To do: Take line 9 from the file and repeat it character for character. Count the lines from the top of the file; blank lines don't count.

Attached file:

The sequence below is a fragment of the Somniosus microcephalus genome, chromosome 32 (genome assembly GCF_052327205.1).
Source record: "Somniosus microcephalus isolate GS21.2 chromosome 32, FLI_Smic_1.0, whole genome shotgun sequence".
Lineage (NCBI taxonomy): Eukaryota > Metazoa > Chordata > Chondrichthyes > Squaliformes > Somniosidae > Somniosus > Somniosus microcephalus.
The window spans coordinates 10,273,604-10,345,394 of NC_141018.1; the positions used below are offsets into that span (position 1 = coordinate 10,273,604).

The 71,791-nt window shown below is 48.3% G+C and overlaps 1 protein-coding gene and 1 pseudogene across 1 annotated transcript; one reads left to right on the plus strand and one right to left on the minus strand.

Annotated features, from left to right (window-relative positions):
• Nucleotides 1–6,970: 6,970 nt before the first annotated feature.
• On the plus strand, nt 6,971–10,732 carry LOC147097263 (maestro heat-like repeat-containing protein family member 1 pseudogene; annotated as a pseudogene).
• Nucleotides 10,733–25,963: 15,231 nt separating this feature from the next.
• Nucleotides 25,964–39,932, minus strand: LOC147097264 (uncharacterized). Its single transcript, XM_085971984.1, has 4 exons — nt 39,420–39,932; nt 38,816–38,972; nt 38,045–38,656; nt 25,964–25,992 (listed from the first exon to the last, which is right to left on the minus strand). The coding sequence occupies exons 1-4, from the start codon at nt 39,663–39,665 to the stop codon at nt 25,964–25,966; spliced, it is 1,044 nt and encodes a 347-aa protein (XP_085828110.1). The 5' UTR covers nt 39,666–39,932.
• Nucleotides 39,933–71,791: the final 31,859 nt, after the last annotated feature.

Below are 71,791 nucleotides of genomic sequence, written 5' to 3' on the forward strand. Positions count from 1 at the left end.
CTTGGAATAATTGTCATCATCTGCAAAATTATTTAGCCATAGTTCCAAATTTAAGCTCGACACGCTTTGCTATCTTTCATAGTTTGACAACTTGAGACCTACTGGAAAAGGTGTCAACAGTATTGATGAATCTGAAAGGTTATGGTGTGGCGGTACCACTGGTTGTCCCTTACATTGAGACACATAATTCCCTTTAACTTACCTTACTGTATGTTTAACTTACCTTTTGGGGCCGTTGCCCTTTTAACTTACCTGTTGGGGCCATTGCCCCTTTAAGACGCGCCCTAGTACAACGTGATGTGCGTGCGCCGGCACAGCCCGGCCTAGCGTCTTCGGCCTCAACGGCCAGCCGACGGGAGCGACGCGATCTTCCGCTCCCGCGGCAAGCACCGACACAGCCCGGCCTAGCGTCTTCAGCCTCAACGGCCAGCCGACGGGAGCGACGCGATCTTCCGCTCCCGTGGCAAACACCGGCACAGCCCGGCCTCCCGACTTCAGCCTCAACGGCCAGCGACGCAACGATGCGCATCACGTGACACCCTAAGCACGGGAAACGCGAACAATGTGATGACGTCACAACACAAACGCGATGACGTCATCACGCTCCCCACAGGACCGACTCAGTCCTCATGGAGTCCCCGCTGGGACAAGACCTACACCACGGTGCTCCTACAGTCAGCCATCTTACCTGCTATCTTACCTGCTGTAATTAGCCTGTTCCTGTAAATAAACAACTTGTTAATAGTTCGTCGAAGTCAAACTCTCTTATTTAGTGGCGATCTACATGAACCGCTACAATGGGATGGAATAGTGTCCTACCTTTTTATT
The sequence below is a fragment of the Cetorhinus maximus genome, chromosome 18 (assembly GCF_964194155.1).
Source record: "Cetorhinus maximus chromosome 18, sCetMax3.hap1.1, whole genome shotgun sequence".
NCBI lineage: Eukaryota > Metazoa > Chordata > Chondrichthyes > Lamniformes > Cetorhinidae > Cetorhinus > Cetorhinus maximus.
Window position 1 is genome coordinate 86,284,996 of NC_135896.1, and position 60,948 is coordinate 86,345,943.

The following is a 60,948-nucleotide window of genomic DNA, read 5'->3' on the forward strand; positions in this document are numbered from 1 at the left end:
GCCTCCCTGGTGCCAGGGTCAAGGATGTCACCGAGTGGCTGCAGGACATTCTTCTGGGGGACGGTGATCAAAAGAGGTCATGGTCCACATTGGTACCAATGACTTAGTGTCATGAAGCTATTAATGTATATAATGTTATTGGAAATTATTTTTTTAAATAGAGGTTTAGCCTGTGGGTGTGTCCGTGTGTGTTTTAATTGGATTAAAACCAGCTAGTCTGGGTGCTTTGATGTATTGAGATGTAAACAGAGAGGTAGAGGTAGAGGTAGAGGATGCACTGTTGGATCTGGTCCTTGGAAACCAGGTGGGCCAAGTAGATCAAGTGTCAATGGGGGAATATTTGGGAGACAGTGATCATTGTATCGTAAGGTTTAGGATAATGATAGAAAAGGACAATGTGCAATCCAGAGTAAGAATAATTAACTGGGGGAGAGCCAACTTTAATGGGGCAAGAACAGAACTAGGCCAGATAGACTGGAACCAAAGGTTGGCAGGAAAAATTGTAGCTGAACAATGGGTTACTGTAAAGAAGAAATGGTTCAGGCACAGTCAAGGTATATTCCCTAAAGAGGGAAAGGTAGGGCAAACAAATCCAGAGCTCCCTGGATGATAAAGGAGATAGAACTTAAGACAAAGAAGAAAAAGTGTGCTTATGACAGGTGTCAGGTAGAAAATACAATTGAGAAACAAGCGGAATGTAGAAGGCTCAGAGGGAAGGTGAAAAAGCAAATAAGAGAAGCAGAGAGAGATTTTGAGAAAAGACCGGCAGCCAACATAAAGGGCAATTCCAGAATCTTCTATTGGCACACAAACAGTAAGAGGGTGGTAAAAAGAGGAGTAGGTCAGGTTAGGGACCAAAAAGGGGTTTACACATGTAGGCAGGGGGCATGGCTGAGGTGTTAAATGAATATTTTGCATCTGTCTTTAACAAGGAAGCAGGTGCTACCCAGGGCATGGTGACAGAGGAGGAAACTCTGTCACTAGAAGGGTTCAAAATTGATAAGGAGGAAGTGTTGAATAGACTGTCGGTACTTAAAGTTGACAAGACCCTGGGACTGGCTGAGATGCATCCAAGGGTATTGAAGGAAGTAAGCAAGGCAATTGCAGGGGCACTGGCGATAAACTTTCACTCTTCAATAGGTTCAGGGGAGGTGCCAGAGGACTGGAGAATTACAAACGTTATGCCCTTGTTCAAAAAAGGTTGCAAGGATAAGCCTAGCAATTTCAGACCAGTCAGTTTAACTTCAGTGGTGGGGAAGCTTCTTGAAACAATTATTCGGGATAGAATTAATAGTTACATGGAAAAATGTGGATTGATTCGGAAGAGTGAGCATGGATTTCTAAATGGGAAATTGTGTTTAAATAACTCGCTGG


• Nucleotides 10,733–25,963: 15,231 nt separating this feature from the next.